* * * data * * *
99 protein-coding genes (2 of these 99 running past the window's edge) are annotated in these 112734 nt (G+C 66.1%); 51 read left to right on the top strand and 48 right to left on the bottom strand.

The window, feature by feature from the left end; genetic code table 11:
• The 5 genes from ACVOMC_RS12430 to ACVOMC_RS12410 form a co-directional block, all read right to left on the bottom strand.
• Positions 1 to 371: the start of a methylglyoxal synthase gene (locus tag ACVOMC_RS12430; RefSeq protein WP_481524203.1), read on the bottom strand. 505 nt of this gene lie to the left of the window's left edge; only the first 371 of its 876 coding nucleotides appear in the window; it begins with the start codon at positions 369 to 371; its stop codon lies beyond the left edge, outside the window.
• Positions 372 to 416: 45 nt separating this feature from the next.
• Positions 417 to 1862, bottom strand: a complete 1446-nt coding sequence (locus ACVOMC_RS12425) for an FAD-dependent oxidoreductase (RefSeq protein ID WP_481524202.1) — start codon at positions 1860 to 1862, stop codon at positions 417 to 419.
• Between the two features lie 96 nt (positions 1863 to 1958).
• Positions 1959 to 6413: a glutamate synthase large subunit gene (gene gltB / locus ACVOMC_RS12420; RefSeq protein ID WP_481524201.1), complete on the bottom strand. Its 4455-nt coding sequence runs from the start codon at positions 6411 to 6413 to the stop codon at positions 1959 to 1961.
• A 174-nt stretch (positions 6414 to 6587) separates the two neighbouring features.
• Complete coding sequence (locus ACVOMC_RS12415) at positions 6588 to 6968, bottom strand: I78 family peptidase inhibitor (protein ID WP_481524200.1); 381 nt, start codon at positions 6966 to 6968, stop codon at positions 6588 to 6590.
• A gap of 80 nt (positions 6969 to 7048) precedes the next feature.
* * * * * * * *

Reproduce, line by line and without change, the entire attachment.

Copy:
99 protein-coding genes (2 of these 99 running past the window's edge) are annotated in these 112734 nt (G+C 66.1%); 51 read left to right on the top strand and 48 right to left on the bottom strand.

The window, feature by feature from the left end; genetic code table 11:
• The 5 genes from ACVOMC_RS12430 to ACVOMC_RS12410 form a co-directional block, all read right to left on the bottom strand.
• Positions 1 to 371: the start of a methylglyoxal synthase gene (locus tag ACVOMC_RS12430; RefSeq protein WP_481524203.1), read on the bottom strand. 505 nt of this gene lie to the left of the window's left edge; only the first 371 of its 876 coding nucleotides appear in the window; it begins with the start codon at positions 369 to 371; its stop codon lies beyond the left edge, outside the window.
• Positions 372 to 416: 45 nt separating this feature from the next.
• Positions 417 to 1862, bottom strand: a complete 1446-nt coding sequence (locus ACVOMC_RS12425) for an FAD-dependent oxidoreductase (RefSeq protein ID WP_481524202.1) — start codon at positions 1860 to 1862, stop codon at positions 417 to 419.
• Between the two features lie 96 nt (positions 1863 to 1958).
• Positions 1959 to 6413: a glutamate synthase large subunit gene (gene gltB / locus ACVOMC_RS12420; RefSeq protein ID WP_481524201.1), complete on the bottom strand. Its 4455-nt coding sequence runs from the start codon at positions 6411 to 6413 to the stop codon at positions 1959 to 1961.
• A 174-nt stretch (positions 6414 to 6587) separates the two neighbouring features.
• Complete coding sequence (locus ACVOMC_RS12415) at positions 6588 to 6968, bottom strand: I78 family peptidase inhibitor (protein ID WP_481524200.1); 381 nt, start codon at positions 6966 to 6968, stop codon at positions 6588 to 6590.
• A gap of 80 nt (positions 6969 to 7048) precedes the next feature.